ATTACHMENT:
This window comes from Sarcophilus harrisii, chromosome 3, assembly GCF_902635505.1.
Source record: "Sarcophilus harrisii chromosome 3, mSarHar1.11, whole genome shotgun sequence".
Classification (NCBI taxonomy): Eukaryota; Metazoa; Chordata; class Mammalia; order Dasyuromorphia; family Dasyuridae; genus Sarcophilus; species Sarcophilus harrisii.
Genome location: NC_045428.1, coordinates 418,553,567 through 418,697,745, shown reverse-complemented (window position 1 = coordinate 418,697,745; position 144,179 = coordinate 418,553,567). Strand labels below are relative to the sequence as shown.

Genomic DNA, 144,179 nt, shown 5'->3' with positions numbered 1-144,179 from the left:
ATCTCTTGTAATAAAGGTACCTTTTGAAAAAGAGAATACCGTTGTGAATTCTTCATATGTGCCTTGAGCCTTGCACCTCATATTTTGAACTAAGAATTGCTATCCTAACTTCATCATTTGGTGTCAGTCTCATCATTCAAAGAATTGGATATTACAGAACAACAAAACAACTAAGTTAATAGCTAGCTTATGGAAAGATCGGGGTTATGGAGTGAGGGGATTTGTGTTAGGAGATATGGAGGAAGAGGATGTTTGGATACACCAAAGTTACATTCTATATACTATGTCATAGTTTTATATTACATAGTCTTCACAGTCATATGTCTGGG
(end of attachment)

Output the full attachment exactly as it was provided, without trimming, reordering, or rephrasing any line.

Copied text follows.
This window comes from Sarcophilus harrisii, chromosome 3, assembly GCF_902635505.1.
Source record: "Sarcophilus harrisii chromosome 3, mSarHar1.11, whole genome shotgun sequence".
Classification (NCBI taxonomy): Eukaryota; Metazoa; Chordata; class Mammalia; order Dasyuromorphia; family Dasyuridae; genus Sarcophilus; species Sarcophilus harrisii.
Genome location: NC_045428.1, coordinates 418,553,567 through 418,697,745, shown reverse-complemented (window position 1 = coordinate 418,697,745; position 144,179 = coordinate 418,553,567). Strand labels below are relative to the sequence as shown.

Genomic DNA, 144,179 nt, shown 5'->3' with positions numbered 1-144,179 from the left:
ATCTCTTGTAATAAAGGTACCTTTTGAAAAAGAGAATACCGTTGTGAATTCTTCATATGTGCCTTGAGCCTTGCACCTCATATTTTGAACTAAGAATTGCTATCCTAACTTCATCATTTGGTGTCAGTCTCATCATTCAAAGAATTGGATATTACAGAACAACAAAACAACTAAGTTAATAGCTAGCTTATGGAAAGATCGGGGTTATGGAGTGAGGGGATTTGTGTTAGGAGATATGGAGGAAGAGGATGTTTGGATACACCAAAGTTACATTCTATATACTATGTCATAGTTTTATATTACATAGTCTTCACAGTCATATGTCTGGG